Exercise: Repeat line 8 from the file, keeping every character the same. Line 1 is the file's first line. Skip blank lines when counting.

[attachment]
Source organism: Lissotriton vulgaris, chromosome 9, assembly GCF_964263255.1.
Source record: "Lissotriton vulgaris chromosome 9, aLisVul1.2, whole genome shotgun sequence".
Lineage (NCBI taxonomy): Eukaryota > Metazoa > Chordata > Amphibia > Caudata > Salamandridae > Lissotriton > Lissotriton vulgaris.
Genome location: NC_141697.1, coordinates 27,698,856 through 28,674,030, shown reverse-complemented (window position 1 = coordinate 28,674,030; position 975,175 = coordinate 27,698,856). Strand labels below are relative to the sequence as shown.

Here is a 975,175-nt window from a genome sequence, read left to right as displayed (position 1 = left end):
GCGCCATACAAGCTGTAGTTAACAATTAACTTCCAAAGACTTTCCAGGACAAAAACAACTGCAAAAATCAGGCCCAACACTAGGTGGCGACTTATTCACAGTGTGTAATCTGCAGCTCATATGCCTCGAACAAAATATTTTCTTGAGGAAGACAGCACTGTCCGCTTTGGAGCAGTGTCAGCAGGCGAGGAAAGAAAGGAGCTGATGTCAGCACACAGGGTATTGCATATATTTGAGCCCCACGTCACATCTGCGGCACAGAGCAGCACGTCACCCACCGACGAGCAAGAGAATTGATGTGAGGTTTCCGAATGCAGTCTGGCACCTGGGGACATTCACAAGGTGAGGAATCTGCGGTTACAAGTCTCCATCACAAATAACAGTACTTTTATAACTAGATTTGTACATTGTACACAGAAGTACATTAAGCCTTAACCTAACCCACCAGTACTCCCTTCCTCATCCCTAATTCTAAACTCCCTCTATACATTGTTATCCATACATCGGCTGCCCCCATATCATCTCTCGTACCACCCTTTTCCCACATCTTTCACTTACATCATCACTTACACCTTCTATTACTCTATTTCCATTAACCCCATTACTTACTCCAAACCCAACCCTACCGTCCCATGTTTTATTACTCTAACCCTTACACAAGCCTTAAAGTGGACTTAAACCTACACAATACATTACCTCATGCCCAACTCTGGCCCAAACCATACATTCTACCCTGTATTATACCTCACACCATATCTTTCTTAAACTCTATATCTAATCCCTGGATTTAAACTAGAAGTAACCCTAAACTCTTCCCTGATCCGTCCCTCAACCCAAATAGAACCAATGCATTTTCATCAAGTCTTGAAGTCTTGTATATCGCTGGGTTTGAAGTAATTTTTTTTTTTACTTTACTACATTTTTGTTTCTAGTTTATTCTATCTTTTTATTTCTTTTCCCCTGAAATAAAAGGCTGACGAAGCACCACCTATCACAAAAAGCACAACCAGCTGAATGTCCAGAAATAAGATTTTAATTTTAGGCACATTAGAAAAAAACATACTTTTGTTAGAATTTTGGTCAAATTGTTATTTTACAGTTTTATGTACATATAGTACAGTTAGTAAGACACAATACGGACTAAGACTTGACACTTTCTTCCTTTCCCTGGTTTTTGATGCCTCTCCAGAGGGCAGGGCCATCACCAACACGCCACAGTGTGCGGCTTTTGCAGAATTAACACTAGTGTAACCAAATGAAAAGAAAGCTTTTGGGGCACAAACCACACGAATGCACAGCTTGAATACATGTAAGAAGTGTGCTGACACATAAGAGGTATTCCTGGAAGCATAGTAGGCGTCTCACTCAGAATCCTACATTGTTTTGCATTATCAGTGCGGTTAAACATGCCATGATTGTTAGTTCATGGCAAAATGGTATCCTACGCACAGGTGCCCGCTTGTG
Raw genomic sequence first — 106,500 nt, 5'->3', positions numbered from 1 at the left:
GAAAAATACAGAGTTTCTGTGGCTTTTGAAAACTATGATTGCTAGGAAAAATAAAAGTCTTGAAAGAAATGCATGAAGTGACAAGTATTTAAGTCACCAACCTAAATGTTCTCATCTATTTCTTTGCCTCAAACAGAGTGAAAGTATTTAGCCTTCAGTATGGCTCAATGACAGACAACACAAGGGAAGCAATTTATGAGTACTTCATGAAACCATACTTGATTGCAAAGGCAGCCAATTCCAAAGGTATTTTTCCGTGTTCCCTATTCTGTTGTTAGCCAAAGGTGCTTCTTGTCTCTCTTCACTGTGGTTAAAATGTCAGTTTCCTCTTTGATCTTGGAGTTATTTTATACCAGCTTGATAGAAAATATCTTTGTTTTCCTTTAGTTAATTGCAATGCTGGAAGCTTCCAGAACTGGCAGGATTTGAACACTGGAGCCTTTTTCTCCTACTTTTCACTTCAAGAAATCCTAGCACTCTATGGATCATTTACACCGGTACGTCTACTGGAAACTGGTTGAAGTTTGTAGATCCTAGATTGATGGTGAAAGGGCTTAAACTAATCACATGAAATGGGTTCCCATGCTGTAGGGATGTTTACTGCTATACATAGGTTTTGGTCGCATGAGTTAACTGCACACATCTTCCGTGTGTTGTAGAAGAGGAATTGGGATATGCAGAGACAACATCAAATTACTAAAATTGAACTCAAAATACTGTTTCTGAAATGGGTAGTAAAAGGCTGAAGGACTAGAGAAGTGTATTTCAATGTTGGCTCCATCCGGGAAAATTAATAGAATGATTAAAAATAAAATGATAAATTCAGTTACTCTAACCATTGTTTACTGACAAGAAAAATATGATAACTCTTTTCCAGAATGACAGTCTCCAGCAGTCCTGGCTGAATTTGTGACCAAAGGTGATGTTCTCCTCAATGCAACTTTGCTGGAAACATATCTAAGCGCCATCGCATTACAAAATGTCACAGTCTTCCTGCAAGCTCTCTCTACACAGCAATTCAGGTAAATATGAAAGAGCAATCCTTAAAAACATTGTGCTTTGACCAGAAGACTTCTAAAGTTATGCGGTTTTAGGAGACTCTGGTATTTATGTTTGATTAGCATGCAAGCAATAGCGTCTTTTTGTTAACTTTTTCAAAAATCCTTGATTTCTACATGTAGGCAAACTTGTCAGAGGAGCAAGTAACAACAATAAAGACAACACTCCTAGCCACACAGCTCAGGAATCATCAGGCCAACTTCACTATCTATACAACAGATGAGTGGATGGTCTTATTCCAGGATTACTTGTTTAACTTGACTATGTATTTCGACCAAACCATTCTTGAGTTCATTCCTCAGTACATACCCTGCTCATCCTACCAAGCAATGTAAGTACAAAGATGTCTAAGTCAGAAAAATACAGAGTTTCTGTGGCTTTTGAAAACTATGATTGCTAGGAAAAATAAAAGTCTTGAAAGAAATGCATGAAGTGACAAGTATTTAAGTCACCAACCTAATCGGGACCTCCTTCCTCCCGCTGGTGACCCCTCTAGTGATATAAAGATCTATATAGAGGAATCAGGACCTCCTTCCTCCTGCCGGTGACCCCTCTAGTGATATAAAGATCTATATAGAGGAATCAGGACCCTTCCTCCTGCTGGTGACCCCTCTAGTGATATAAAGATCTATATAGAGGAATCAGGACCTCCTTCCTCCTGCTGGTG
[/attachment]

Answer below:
GAAAAATACAGAGTTTCTGTGGCTTTTGAAAACTATGATTGCTAGGAAAAATAAAAGTCTTGAAAGAAATGCATGAAGTGACAAGTATTTAAGTCACCAACCTAAATGTTCTCATCTATTTCTTTGCCTCAAACAGAGTGAAAGTATTTAGCCTTCAGTATGGCTCAATGACAGACAACACAAGGGAAGCAATTTATGAGTACTTCATGAAACCATACTTGATTGCAAAGGCAGCCAATTCCAAAGGTATTTTTCCGTGTTCCCTATTCTGTTGTTAGCCAAAGGTGCTTCTTGTCTCTCTTCACTGTGGTTAAAATGTCAGTTTCCTCTTTGATCTTGGAGTTATTTTATACCAGCTTGATAGAAAATATCTTTGTTTTCCTTTAGTTAATTGCAATGCTGGAAGCTTCCAGAACTGGCAGGATTTGAACACTGGAGCCTTTTTCTCCTACTTTTCACTTCAAGAAATCCTAGCACTCTATGGATCATTTACACCGGTACGTCTACTGGAAACTGGTTGAAGTTTGTAGATCCTAGATTGATGGTGAAAGGGCTTAAACTAATCACATGAAATGGGTTCCCATGCTGTAGGGATGTTTACTGCTATACATAGGTTTTGGTCGCATGAGTTAACTGCACACATCTTCCGTGTGTTGTAGAAGAGGAATTGGGATATGCAGAGACAACATCAAATTACTAAAATTGAACTCAAAATACTGTTTCTGAAATGGGTAGTAAAAGGCTGAAGGACTAGAGAAGTGTATTTCAATGTTGGCTCCATCCGGGAAAATTAATAGAATGATTAAAAATAAAATGATAAATTCAGTTACTCTAACCATTGTTTACTGACAAGAAAAATATGATAACTCTTTTCCAGAATGACAGTCTCCAGCAGTCCTGGCTGAATTTGTGACCAAAGGTGATGTTCTCCTCAATGCAACTTTGCTGGAAACATATCTAAGCGCCATCGCATTACAAAATGTCACAGTCTTCCTGCAAGCTCTCTCTACACAGCAATTCAGGTAAATATGAAAGAGCAATCCTTAAAAACATTGTGCTTTGACCAGAAGACTTCTAAAGTTATGCGGTTTTAGGAGACTCTGGTATTTATGTTTGATTAGCATGCAAGCAATAGCGTCTTTTTGTTAACTTTTTCAAAAATCCTTGATTTCTACATGTAGGCAAACTTGTCAGAGGAGCAAGTAACAACAATAAAGACAACACTCCTAGCCACACAGCTCAGGAATCATCAGGCCAACTTCACTATCTATACAACAGATGAGTGGATGGTCTTATTCCAGGATTACTTGTTTAACTTGACTATGTATTTCGACCAAACCATTCTTGAGTTCATTCCTCAGTACATACCCTGCTCATCCTACCAAGCAATGTAAGTACAAAGATGTCTAAGTCAGAAAAATACAGAGTTTCTGTGGCTTTTGAAAACTATGATTGCTAGGAAAAATAAAAGTCTTGAAAGAAATGCATGAAGTGACAAGTATTTAAGTCACCAACCTAATCGGGACCTCCTTCCTCCCGCTGGTGACCCCTCTAGTGATATAAAGATCTATATAGAGGAATCAGGACCTCCTTCCTCCTGCCGGTGACCCCTCTAGTGATATAAAGATCTATATAGAGGAATCAGGACCCTTCCTCCTGCTGGTGACCCCTCTAGTGATATAAAGATCTATATAGAGGAATCAGGACCTCCTTCCTCCTGCTGGTG